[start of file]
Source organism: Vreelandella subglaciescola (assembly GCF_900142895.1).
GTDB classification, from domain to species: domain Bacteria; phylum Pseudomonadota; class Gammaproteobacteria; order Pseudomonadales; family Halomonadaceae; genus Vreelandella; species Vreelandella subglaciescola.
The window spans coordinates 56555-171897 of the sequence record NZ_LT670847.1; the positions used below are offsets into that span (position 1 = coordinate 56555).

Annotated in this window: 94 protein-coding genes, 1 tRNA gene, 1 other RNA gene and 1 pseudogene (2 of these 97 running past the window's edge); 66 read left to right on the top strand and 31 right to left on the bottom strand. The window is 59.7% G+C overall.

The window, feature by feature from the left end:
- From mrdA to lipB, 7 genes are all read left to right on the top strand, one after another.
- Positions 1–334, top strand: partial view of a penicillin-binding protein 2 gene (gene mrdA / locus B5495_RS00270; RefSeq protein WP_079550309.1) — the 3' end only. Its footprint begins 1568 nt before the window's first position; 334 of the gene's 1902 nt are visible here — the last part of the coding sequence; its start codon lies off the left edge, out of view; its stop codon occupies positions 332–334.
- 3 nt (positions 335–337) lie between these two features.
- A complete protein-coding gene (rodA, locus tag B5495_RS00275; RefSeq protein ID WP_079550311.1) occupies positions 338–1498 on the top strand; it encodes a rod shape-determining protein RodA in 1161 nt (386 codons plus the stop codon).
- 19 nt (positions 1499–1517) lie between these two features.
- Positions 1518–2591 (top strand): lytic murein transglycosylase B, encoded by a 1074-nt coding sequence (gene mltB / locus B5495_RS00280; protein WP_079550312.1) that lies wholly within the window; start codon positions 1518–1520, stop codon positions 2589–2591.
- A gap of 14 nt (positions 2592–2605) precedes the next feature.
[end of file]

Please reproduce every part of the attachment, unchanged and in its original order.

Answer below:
Source organism: Vreelandella subglaciescola (assembly GCF_900142895.1).
GTDB classification, from domain to species: domain Bacteria; phylum Pseudomonadota; class Gammaproteobacteria; order Pseudomonadales; family Halomonadaceae; genus Vreelandella; species Vreelandella subglaciescola.
The window spans coordinates 56555-171897 of the sequence record NZ_LT670847.1; the positions used below are offsets into that span (position 1 = coordinate 56555).

Annotated in this window: 94 protein-coding genes, 1 tRNA gene, 1 other RNA gene and 1 pseudogene (2 of these 97 running past the window's edge); 66 read left to right on the top strand and 31 right to left on the bottom strand. The window is 59.7% G+C overall.

The window, feature by feature from the left end:
- From mrdA to lipB, 7 genes are all read left to right on the top strand, one after another.
- Positions 1–334, top strand: partial view of a penicillin-binding protein 2 gene (gene mrdA / locus B5495_RS00270; RefSeq protein WP_079550309.1) — the 3' end only. Its footprint begins 1568 nt before the window's first position; 334 of the gene's 1902 nt are visible here — the last part of the coding sequence; its start codon lies off the left edge, out of view; its stop codon occupies positions 332–334.
- 3 nt (positions 335–337) lie between these two features.
- A complete protein-coding gene (rodA, locus tag B5495_RS00275; RefSeq protein ID WP_079550311.1) occupies positions 338–1498 on the top strand; it encodes a rod shape-determining protein RodA in 1161 nt (386 codons plus the stop codon).
- 19 nt (positions 1499–1517) lie between these two features.
- Positions 1518–2591 (top strand): lytic murein transglycosylase B, encoded by a 1074-nt coding sequence (gene mltB / locus B5495_RS00280; protein WP_079550312.1) that lies wholly within the window; start codon positions 1518–1520, stop codon positions 2589–2591.
- A gap of 14 nt (positions 2592–2605) precedes the next feature.